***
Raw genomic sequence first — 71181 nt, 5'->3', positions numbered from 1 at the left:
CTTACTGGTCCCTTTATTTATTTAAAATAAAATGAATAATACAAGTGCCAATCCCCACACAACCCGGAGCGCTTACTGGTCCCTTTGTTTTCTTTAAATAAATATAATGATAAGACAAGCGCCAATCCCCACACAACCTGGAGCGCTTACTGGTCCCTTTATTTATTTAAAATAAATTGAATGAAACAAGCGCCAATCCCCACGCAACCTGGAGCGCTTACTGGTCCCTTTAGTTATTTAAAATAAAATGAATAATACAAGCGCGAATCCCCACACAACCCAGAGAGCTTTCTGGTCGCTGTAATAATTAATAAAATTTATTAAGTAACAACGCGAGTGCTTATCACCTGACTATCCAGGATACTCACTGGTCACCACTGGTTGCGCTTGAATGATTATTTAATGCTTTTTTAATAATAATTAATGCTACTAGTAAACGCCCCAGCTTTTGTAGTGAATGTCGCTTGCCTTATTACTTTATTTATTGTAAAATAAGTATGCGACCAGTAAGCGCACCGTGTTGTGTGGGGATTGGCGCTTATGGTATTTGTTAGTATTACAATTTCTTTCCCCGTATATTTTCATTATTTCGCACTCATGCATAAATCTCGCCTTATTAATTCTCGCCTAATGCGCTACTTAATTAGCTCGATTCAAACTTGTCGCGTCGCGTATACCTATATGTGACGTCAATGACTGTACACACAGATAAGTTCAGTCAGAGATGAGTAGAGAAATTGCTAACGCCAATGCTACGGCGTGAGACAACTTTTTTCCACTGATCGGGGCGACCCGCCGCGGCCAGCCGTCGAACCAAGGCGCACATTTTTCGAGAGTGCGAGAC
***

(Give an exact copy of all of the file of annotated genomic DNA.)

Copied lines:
Raw genomic sequence first — 71181 nt, 5'->3', positions numbered from 1 at the left:
CTTACTGGTCCCTTTATTTATTTAAAATAAAATGAATAATACAAGTGCCAATCCCCACACAACCCGGAGCGCTTACTGGTCCCTTTGTTTTCTTTAAATAAATATAATGATAAGACAAGCGCCAATCCCCACACAACCTGGAGCGCTTACTGGTCCCTTTATTTATTTAAAATAAATTGAATGAAACAAGCGCCAATCCCCACGCAACCTGGAGCGCTTACTGGTCCCTTTAGTTATTTAAAATAAAATGAATAATACAAGCGCGAATCCCCACACAACCCAGAGAGCTTTCTGGTCGCTGTAATAATTAATAAAATTTATTAAGTAACAACGCGAGTGCTTATCACCTGACTATCCAGGATACTCACTGGTCACCACTGGTTGCGCTTGAATGATTATTTAATGCTTTTTTAATAATAATTAATGCTACTAGTAAACGCCCCAGCTTTTGTAGTGAATGTCGCTTGCCTTATTACTTTATTTATTGTAAAATAAGTATGCGACCAGTAAGCGCACCGTGTTGTGTGGGGATTGGCGCTTATGGTATTTGTTAGTATTACAATTTCTTTCCCCGTATATTTTCATTATTTCGCACTCATGCATAAATCTCGCCTTATTAATTCTCGCCTAATGCGCTACTTAATTAGCTCGATTCAAACTTGTCGCGTCGCGTATACCTATATGTGACGTCAATGACTGTACACACAGATAAGTTCAGTCAGAGATGAGTAGAGAAATTGCTAACGCCAATGCTACGGCGTGAGACAACTTTTTTCCACTGATCGGGGCGACCCGCCGCGGCCAGCCGTCGAACCAAGGCGCACATTTTTCGAGAGTGCGAGAC